Blue Jays pick up option on Edwin Encarnacion, decline option on Jon Rauch

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Add another name to the lengthy list of free agent closer-types.

While the Blue Jays announced their decision today to pick up Edwin Encarnacion’s $3.5 million option for 2012, they also declined Jon Rauch’s $3.75 million option.

Rauch, who qualifies as a Type B free agent, will receive a $250,000 buyout. The 33-year-old right-hander posted a 4.85 ERA, 11 saves and a 36/14 K/BB ratio over 52 innings this season before undergoing surgery on his right knee in September. Frank Francisco will also be a free agent this winter, so the Blue Jays figure to have a new closer in 2012.

As for Encarnacion, his return was expected. The 28-year-old is still a man without a position, but he batted .272/.334/.453 with 17 home runs this season, including 11 homers and an .887 OPS during an impressive second half surge. Assuming Alex Anthopoulos doesn’t attempt to sign David Ortiz, Encarnacion should serve as the primary designated hitter in 2012. 

Cardinals extend José Martínez through 2020

Jose Martinez
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First baseman/outfielder José Martínez agreed to a two-year contract extension with the Cardinals on Saturday, per a team announcement. MLB Network’s Jon Heyman reports that Martínez will receive $3.25 million in the deal plus incentives if he earns a more stable place within the starting lineup.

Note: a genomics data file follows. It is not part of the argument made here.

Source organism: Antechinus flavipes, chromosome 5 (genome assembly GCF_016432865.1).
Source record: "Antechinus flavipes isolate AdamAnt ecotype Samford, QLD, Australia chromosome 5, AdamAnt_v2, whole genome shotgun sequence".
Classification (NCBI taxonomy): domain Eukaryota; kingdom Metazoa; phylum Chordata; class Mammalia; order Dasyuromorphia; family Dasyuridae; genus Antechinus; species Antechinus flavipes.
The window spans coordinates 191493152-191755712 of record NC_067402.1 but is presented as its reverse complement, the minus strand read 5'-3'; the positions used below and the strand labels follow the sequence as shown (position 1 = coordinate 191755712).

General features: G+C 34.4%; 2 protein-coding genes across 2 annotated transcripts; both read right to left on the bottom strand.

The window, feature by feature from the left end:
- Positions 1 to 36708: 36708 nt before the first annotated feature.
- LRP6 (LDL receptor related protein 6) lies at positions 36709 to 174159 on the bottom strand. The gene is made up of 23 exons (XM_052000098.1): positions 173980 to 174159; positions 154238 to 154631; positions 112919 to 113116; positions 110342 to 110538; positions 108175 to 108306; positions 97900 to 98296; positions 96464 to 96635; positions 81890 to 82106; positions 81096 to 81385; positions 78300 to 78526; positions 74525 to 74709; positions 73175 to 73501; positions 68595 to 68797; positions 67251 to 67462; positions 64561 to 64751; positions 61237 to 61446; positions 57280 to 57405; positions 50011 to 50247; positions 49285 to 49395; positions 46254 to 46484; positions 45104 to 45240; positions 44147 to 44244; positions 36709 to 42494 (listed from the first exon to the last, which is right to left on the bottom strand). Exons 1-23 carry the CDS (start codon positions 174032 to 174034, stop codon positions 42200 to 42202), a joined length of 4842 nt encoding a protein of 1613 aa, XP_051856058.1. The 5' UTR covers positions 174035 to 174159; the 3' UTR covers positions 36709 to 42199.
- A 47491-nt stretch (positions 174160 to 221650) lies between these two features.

Martínez, 30, played 887 games in the minors before making his major-league debut with the Cardinals at the tail end of the 2016 season. The veteran first baseman has been nothing but productive in the three years since his debut, however, and turned in a career-best performance in 2018 after slashing .305/.364/.457 with 17 home runs, an .821 OPS, and 2.3 fWAR through 590 plate appearances. While he brings some positional flexibility to the table, he’ll be forced to compete against Dexter Fowler and Tyler O'Neill for a full-time gig in right field this year, as Paul Goldschmidt currently has a lock on first base.

According to Derrick Goold of the St. Louis Post-Dispatch, the extension wasn’t solely precipitated by Martínez’s productivity in the majors, but by a competing offer from an unnamed Japanese team over the offseason. Goold adds that Martínez would have earned “significantly more than he would in the majors” had the club sold his rights. In the end, they ultimately elected to ink him to a more lucrative deal themselves. He’ll be eligible for arbitration in 2020.